Privacy Across Borders

It is also important to understand that when information is transmitted across national borders, the laws of your own country may not apply. This issue can come up if, for example, a software company uses servers located in another country (i.e. a country other than the one the data owner resides in). For the most part, other countries where device manufacturers are located, for example, Australia, have similar if not tighter protections for personal data. But even in the case of contracted services from areas with limited protections, companies like ResMed and Philips Respironics will include protections within the contract itself.

Best Practices for Patients

To ensure that your information safe, the first and most important step is it look before you leap. Any device or application that you use should first be checked for any default transmissions of data. Once you begin treatment, the data will already begin uploading, so this must be done first as a precaution. If you are not sure about the default settings, take your device to your doctor or the retailer to check all settings and make the necessary changes to match your preferences. And remember, it is easy to simply click on “I Agree” on website account setups without fully reading and comprehending the policies involved. These details are worth your time to read and understand, especially if you have privacy concerns. By engaging in these few simple safeguards, you can better protect your personal data and retain the privacy rights that your deserve as an American citizen:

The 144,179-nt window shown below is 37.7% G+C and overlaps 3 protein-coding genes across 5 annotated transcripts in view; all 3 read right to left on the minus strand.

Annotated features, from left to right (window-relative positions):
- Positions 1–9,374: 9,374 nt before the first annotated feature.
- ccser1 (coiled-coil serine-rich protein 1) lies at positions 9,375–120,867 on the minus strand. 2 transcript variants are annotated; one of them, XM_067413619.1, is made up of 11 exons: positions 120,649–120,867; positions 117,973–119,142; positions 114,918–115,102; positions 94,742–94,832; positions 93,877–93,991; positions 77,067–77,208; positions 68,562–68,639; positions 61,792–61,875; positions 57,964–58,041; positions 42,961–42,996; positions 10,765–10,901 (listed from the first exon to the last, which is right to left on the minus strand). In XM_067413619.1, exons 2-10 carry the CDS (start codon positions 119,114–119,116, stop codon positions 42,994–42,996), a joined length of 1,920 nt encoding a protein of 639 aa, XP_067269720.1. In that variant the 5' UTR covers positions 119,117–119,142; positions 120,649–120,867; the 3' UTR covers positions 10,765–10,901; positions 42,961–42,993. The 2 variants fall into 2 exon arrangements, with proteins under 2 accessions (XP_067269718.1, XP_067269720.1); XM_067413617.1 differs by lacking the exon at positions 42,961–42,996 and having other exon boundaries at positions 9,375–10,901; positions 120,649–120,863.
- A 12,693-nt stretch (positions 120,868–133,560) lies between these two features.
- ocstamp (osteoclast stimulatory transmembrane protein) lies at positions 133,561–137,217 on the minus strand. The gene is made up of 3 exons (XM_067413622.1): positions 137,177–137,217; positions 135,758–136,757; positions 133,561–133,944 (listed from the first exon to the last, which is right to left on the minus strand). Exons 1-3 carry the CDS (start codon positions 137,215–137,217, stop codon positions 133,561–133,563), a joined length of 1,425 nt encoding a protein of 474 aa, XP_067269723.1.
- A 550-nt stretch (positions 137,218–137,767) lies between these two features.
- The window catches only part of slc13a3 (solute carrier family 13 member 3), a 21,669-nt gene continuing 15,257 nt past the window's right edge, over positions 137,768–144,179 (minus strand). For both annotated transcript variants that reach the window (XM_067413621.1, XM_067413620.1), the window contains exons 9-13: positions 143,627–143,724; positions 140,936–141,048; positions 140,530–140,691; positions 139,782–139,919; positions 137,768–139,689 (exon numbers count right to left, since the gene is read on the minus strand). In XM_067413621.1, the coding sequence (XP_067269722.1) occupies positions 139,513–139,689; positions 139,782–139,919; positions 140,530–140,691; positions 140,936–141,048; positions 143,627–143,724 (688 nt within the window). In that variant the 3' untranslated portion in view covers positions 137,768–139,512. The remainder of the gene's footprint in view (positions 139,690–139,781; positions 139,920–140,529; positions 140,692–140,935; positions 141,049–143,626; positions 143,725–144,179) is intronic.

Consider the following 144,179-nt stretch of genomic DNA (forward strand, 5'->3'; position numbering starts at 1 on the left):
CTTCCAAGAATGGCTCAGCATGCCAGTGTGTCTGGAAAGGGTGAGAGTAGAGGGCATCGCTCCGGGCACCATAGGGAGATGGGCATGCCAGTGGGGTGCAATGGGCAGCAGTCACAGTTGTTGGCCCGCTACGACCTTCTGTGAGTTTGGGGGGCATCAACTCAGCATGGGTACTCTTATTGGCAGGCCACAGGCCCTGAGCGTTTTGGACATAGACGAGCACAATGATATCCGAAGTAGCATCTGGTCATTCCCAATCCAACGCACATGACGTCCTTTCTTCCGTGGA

1. Always check for any automated functions of a newly purchased device or application. In many cases, information is immediately transmitted to third parties of interest. If you are uncertain, turn off the wifi until you need it.

2. Always use an antivirus program on compatible devices.

3. When registering with websites or applications, be sure to use unique passwords with a variety of letters and symbols.

4. Always read the full text of any privacy policies of services that you use.

5. If you use a mobile device to monitor your sleep, be sure to enable password protection for the home screen.

6. Get regular updates for any software, apps, or PAP device accessories involved in your therapy, as updates are often security related and can keep your data and equipment safe trom the most recent threats.

7. Be careful about providing personal information to begin with, especially online. Never read, open, or otherwise click on emails or text messages you aren’t certain of.


Again, If you’re not 100% sure, opt for an SD card. You can always switch to wireless transmissions later after you have looked into it and taken all necessary precautions.


If you take these measures seriously and follow through with them, you should be able to keep your data as secure as it can be in the rapidly developing technological world we live in. The threats are real, but so are your rights. Keep that in mind, and you should be able to sleep easier, which is the objective in the first place.  



Bloomberg Law -

Canadian Respiratory Journal -

Digital Information Law -

eHealth Initiative -

HIPAA Journal -

Journal of AHIMA -

Infosec -

National Public Radio -

Propublica -

ResMed -

Reuters -

Wiley Online -